To further the education of the citizens of Norton in the ability to avert or combat the effects of a disaster either natural or manmade. To coordinate the resources of those State, Federal and Volunteer agencies that respond to our need when local resources are overwhelmed. To insure that the citizens affected by disaster are cared for, receive the financial assistance and emotional support to insure a full recovery.
New Family Preparedness Program launched
9/11 DRILL DOWN FOR SAFETY
Started June 1st
Are You Ready??
MASSACHUSETTS ENTERS THE 2010 HURRICANE SEASON
Federal, State & Local Officials Prepare as June 1st Marks the Official Start
Framingham, MA – To help increase public awareness of the effects hurricanes can have on the Commonwealth and the preparedness steps we all must take, over the next fourteen weeks the Massachusetts Emergency Management Agency (MEMA) will again be disseminating important information to ensure the continued safety of our citizens and property.
“In recent years, we have witnessed the severity of these storms and their destructive power throughout other areas of the country,” stated MEMA Acting Director Kurt Schwartz. “With another very active hurricane season predicted, we must continually prepare for the region’s next major storm.”
MEMA will be continually promoting Hurricane Preparedness through weekly news releases highlighting key issues relative to the New England Hurricane Season. In addition, there will continue to be workshops, exercises and drills to help local officials prepare. Important Hurricane Preparedness information will be available on the MEMA website at www.mass.gov/mema, Facebook and Twitter pages. Topics will include Massachusetts’ Hurricane History, Preparedness Tips for Families, Home Owners, People Requiring Additional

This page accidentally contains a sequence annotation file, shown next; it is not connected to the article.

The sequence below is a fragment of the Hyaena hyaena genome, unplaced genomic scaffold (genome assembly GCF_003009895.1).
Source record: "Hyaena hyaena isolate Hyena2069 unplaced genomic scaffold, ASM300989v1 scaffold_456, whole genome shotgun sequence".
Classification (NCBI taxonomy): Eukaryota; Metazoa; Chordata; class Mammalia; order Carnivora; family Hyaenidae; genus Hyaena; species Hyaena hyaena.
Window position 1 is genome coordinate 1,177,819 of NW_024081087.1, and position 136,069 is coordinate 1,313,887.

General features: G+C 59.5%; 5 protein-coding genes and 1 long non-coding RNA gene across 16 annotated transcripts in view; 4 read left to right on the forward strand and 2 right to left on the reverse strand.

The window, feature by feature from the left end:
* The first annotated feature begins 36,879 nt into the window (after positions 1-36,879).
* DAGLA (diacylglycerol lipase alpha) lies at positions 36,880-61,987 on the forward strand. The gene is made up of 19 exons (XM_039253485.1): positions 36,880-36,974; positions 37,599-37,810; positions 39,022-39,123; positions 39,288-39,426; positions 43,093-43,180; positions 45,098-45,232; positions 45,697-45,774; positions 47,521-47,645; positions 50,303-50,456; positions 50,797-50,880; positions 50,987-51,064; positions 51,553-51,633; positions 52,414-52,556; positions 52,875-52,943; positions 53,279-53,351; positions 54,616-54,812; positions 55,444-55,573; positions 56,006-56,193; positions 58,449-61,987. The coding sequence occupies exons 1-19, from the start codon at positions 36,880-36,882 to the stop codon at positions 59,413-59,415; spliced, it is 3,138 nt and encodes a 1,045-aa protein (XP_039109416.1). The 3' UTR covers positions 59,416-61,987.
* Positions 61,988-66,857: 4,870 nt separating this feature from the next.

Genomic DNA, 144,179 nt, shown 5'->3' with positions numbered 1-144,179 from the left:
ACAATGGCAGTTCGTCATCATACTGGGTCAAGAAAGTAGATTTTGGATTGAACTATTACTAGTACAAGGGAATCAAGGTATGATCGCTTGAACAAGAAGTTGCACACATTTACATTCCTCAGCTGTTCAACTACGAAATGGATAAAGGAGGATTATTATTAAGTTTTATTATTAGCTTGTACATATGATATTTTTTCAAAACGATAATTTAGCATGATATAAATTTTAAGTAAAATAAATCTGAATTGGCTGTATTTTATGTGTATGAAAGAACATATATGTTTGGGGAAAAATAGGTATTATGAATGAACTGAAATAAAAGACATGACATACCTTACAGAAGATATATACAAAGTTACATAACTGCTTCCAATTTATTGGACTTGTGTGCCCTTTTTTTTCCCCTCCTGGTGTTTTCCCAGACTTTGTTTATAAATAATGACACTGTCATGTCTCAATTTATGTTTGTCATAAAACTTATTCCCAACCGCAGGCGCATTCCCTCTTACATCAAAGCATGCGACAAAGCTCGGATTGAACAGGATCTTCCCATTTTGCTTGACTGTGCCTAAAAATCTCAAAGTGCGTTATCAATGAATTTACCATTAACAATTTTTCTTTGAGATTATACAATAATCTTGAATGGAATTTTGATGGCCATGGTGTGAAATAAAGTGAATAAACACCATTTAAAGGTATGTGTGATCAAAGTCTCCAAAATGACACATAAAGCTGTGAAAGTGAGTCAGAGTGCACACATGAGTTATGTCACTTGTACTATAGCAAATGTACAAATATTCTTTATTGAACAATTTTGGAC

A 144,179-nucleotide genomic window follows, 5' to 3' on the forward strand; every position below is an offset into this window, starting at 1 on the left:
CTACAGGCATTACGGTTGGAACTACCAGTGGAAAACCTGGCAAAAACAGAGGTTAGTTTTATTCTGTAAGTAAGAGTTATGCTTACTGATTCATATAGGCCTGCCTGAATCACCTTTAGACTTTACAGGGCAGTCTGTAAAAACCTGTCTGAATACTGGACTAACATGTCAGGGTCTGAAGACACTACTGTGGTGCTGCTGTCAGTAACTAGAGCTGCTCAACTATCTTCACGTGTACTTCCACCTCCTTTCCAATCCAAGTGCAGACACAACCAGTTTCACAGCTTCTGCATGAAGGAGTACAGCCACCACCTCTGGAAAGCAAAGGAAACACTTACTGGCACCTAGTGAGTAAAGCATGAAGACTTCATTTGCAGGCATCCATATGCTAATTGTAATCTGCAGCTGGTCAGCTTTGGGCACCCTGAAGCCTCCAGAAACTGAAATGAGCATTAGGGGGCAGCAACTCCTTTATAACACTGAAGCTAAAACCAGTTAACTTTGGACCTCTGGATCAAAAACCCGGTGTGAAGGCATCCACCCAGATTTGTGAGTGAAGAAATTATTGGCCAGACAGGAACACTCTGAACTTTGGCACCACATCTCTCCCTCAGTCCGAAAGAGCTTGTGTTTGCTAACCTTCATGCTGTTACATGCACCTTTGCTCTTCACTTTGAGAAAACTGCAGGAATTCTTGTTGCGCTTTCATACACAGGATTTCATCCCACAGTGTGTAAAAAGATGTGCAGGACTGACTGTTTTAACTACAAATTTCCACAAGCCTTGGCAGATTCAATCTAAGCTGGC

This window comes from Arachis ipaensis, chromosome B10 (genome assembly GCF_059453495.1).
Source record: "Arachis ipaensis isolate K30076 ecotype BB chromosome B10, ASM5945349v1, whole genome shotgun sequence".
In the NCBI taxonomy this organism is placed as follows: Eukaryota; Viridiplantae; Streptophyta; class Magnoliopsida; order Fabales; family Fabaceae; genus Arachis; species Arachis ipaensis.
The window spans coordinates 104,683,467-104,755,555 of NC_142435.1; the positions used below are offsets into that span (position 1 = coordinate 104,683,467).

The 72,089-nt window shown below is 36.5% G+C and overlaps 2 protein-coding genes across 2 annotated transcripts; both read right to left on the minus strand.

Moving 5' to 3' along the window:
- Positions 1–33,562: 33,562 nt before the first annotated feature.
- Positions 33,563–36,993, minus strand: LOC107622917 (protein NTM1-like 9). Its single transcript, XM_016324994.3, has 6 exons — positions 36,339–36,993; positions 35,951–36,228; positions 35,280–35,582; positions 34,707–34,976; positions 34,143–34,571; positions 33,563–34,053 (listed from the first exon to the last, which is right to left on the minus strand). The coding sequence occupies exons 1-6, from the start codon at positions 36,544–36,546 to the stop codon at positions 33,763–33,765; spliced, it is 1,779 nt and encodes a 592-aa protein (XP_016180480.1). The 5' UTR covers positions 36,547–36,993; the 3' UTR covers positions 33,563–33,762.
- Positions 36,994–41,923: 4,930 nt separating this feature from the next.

Assistance, Pet Owners, Boaters, Businesses, Inland Residents, as well as information about Sheltering-In-Place and Evacuation.
Although the Hurricane Season in New England is defined as June 1st to November 30th, 75% of the 40 tropical systems that have impacted our region in the past century have struck during the months of August and September. The last severe hurricane to hit Massachusetts was Hurricane Bob in August 1991. Bob, a Category 2 Hurricane, with winds between 91 and 110mph, caused almost $1 billion in damage, at the time. More recently, Hurricanes Edouard (1996), Bonnie (1998) and Bill (2009) threatened the Bay State, but veered out into the Atlantic as they traveled up the coast.
In 1999, Hurricane Floyd, although weakened to the strength of a tropical storm prior to its arrival in New England, demonstrated that these storms are not merely ‘coastal events’. Most of that storm’s impact was rain and flood related, causing severe damage as far west as the Berkshires.
Some of our most devastating flooding associated with these storms has occurred in Central and Western Massachusetts – up to 17” of rain fell in association with the Hurricane of 1938 and 25” of rain fell over a 5-day period in August 1955 from Connie & Diane, with the City of Westfield received 13.15” in a single day!
This demonstrates that the entire Commonwealth should take the proper Hurricane Season precautions.
Southern New England lies in the unenviable position of receiving all three “Hurricane Threats”, depending upon the track and landfall location: 1) Coastal inundation due to storm surge 2) Widespread inland river flooding and 3) Widespread wind damage far inland.